Henry Somerby gifted the landing to the town of Newbury in 1752, declaring it for public use and “never more to be sold.” While private landowners have managed through the years to take ownership of the boat ramp, currently owned by New England Development, during urban renewal in the 1970s the land court determined the city had no rights to take the remaining parts of the landing by eminent domain due to Somerby’s stipulation. Courts ruled that it should always be held in the public trust. Now, as the first of what could be many projects to be taken up on the waterfront since urban renewal, the relevance of that ruling is guiding Harris and others in securing the public rights of access that were intended by the man who gifted them.

“We’re now having the first new project at the central waterfront since the NRA demolished buildings in 1968,” said Harris.

Harris views Leone’s restaurant as a boon for increased waterfront access, bringing visitors to the water during off-peak hours when the public is not as likely to enjoy the area and upping revenues that will help maintain Riverside Park. But with the painting as illustration, he and the Chapter 91 Committee he represents are seeking four assurances from the owner to ensure access.

First they’re asking Leone for pedestrian walkways to the water on the east and west sides of the property, and requesting he turn a portion of his proposed second story dining room into outdoor dining to retain scenic views. They want the restaurant to provide valet service to customers so visitors can access the water. They also want assurances that should excavation be required, the owner should employ an on-call archeologist to monitor and document what lays beneath.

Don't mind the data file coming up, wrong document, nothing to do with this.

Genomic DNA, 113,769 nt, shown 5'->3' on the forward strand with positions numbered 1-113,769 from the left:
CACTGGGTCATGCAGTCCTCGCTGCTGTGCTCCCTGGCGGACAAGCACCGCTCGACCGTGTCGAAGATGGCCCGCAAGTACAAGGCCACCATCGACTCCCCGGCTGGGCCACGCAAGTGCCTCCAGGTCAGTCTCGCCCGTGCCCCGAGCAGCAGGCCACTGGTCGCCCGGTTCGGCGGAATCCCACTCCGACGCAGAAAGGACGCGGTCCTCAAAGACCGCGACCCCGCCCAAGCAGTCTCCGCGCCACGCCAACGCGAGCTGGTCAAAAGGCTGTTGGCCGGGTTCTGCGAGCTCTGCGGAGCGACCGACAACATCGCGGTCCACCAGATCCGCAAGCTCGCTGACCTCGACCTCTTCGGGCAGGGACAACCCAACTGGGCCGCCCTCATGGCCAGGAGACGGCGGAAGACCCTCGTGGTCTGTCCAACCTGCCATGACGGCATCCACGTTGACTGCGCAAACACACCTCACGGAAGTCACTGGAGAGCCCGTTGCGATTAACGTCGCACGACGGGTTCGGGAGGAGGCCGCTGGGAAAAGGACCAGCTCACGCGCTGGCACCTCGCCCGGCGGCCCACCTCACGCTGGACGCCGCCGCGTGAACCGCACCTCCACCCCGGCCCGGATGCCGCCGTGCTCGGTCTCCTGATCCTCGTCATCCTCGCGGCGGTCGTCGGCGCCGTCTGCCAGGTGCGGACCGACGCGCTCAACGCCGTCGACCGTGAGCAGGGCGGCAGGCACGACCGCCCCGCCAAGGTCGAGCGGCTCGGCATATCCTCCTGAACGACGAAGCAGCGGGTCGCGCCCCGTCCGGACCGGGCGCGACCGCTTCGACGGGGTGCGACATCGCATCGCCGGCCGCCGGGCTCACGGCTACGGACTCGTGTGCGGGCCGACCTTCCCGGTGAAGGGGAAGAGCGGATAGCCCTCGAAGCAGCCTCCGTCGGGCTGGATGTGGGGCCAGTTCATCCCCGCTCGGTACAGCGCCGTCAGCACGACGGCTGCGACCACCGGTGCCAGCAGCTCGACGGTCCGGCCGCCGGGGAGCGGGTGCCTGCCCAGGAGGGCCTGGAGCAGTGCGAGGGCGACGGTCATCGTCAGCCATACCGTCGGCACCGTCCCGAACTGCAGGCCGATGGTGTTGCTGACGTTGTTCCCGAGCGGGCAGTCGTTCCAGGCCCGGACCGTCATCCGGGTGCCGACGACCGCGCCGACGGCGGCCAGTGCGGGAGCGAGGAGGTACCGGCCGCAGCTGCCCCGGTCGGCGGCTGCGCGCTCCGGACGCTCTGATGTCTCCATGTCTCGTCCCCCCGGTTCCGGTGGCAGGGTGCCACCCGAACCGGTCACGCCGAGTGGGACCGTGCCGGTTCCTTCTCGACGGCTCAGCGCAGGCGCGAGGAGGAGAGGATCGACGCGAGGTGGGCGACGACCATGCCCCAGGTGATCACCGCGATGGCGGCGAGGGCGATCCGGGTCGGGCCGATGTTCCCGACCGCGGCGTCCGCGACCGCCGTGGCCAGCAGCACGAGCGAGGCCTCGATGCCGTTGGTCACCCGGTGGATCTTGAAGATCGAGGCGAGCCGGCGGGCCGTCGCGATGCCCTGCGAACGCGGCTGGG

“They might uncover the substructure of historic buildings as they were built over three centuries ago,” said Harris. “And they might find from the colonial area what the land was used for.”

He cites previous on-call archeologists overseeing excavation at the base of Lime Street where they came across bones and other evidence to determine the residence doubled as a butchery. In the 1970s when the city was unearthing areas behind the Custom House, Harris notes they came upon a Women’s Outhouse and were surprised to find a Colonial era pipe filled with marijuana.

“In the history books there’s not one reference to women smoking marijuana on the wharf,” said Harris. “We just want someone on call.”

Harris also notes that through this process people are learning things about the utilization of waterside lands that were either unknown or had long been forgotten. For instance, Harris notes that because the waterline once reached up to just behind the current Davis Auto and Electric building, even though it was filled in years ago, there are governing laws applicable to those filled lands which prevent anything but water-dependent structures to be built upon them. Under those regulations, building a restaurant on the lands would be fine, as would a marine supply store or something of that nature. But building condominiums where the water once flowed freely would not be an acceptable use, and that’s something that Harris said the NRA might have to examine more closely before it moves forward with its plan to build 5 structures on its waterfront land to ensure the structures are appropriately set back.

“This will probably change the planning process for the central waterfront,” said Harris.